28 - 12 - 2022 - Expert blogs

FigmaQML on WebAssembly

This text covers porting FigmaQML application to WebAssembly. Here I discuss on obstacles, elaborate reasons behind them, and introduce workarounds used. I hope this is useful reading for anyone working with Qt for WebAssembly.

WebAssembly (aka WASM) is a standard hardware independent binary format and interface set for applications executed in a sandboxed environment. The sandbox environment is an isolated virtual machine, separated from the rest of the system and hence potentially unsafe software code can execute without affecting network resources, files or applications. The most common sandboxed environment is a web browser. Web pages execute code without access to the host machine.

Qt is a C++ software development platform topping QML language as a high level user interface definition language. Qt has had WebAssembly build target for a while as a technology preview and finally on Qt 6.4 onwards, it is supported as a build target. Qt for WebAssembly enables building Qt applications on WebAssembly and to be executed in the browser tab.

FigmaQML 1.0 was developed two years ago and can be built on Windows, Linux and MacOS - the major Qt supported platforms. However, along Qt 6.4 it got time to get it running on WebAssembly. This is a story about that journey. FigmaQML 2.0 supporting WebAssembly can be run here.

I have gained experience of WebAssembly with the Neuropia. It is a C++ library that for WebAssembly has Javascript bindings and hence can do neural network calculations for the web page, all visible parts are implemented using web tools. That, like Qt for Webassembly, is using Emscripten, a WebAssembly toolchain.

FigmaQML was never planned to be executed on any other platforms than the three listed earlier. WebAssembly is having certain limitations and restrictions that caused certain troubles, as it was not considered at all. Yet, I have to admit that it would have been an easier task if I have have not made some questionable choices in the first place for FigmaQML 1.0. FigmaQML is not a commercial project, and it started as a command line tool, a hobby project, and then not expecting commercial quality when the task was just to finish it without any engagement and therefore some effort saving decisions were very acceptable.

Next, I will introduce obstacles when building up WebAssembly support for FigmaQML. The very first stumble was to figure out that Emscripten version has to be exactly 3.14.1. That is the version that Qt 6.4 uses and any newer did not work well.

Secure Sockets and QtConcurrent

Qt for WebAssembly does not support all Qt libraries. I was lucky with FigmaQML as it has the optional use of Secure Socket and QtConcurrent: Secure Sockets are not required for the Figma service connection, and concurrency was a later performance improvement and I kept the original non-concurrent implementation for debugging purposes. In WebAssembly Secure Sockets are not supported due to the WebAssembly security model. Qt Concurrent is an experimental feature and would require re-build Qt from sources, and it was very natural to fall back to non-concurrent code and accept some performance hits.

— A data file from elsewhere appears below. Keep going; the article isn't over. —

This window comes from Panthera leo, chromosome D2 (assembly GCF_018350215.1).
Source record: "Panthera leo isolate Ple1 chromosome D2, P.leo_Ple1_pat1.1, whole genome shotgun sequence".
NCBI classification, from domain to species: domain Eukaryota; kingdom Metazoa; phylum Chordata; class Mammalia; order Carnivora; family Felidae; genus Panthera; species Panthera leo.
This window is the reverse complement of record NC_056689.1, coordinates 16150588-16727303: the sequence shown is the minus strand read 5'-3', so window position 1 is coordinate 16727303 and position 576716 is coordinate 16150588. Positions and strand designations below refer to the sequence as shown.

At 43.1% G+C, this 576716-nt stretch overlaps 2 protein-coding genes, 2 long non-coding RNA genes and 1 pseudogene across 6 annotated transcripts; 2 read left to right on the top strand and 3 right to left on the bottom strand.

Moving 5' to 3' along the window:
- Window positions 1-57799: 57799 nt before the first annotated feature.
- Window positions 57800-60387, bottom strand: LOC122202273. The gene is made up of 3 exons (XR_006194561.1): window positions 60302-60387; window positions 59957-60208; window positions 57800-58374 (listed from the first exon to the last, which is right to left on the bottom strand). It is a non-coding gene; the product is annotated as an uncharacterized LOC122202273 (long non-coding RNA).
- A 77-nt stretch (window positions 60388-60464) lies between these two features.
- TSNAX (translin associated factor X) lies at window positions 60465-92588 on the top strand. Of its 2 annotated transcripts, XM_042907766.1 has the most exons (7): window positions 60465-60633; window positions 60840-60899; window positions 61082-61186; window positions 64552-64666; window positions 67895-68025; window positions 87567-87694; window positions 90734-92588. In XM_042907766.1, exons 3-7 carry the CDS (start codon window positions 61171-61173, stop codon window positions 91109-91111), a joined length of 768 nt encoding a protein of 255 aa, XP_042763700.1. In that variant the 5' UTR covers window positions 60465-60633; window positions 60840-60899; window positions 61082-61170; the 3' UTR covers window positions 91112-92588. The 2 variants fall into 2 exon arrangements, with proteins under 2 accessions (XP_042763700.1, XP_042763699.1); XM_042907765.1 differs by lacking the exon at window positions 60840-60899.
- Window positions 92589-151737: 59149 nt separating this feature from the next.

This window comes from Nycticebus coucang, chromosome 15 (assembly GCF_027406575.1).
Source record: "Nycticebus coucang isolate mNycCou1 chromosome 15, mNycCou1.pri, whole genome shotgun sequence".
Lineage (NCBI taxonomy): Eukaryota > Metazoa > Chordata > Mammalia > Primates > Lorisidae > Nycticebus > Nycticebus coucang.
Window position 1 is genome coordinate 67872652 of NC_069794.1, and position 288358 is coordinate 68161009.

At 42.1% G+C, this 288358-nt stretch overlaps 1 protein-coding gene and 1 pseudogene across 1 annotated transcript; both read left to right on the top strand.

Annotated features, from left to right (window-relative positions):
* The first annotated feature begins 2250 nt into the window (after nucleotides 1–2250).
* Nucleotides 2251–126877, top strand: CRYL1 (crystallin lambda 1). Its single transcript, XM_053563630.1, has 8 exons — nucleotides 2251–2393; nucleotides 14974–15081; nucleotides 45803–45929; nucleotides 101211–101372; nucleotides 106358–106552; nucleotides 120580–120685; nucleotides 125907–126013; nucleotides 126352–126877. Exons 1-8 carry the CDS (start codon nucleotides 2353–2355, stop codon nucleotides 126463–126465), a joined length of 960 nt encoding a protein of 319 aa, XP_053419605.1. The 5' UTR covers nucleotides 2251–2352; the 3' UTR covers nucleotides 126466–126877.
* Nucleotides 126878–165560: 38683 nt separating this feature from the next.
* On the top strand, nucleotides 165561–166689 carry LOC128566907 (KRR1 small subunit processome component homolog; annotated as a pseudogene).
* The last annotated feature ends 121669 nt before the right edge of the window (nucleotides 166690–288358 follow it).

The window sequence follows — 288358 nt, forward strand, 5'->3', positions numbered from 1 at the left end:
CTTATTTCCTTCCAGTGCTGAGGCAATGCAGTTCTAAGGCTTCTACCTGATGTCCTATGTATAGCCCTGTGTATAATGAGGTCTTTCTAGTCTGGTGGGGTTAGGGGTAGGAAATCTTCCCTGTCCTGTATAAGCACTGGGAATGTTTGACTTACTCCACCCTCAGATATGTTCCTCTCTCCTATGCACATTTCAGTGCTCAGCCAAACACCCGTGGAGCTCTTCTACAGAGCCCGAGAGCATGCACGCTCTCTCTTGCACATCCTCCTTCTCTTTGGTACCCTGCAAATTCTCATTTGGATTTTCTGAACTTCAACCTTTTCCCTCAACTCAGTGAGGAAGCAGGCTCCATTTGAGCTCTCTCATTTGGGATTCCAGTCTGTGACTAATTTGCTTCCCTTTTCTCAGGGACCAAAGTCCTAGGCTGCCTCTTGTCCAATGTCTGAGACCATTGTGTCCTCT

File access

Another impact of the WebAssembly security model is restricted file access. Sandboxed applications do not have access to the machine filesystem, there is access only to the virtual sandboxed file system, which either cannot be accessed by any other application, e.g. File Manager. However Qt provides specific dialogs for WASM applications for the user to write and read files from the system side. That provides the application user full control over how to exchange files out side of the sandboxed environment. Applying dialogs required some changes as WebAssembly dialogs can only read or write a single file at a time, whereas FigmaQML 1.0 design was to pick a folder where generated QML structure was written.

The solution was to store QML structure into a zip file and then let the user save that file via Qt dialog. Unfortunately Qt does not support creating zip files and I had to look for third-party libraries. I chose to utilize Quazip on top of zlib - but neither of those did not have WASM support. Therefore I had to fork and do some modifications. Pull requests are on their way, and before that forks are found on my github site.

Secondly I had to re-write font mapping dialogs. FigmaQML has a concept of font mapping as when Figma has its fonts, and QML uses system fonts, there has to be a way to define how those fonts correspond to each other. Since WebAssembly applications do not have access to system fonts I had to design an UI to import fonts from system fonts into the WebAssembly file system.

Asynchronous operations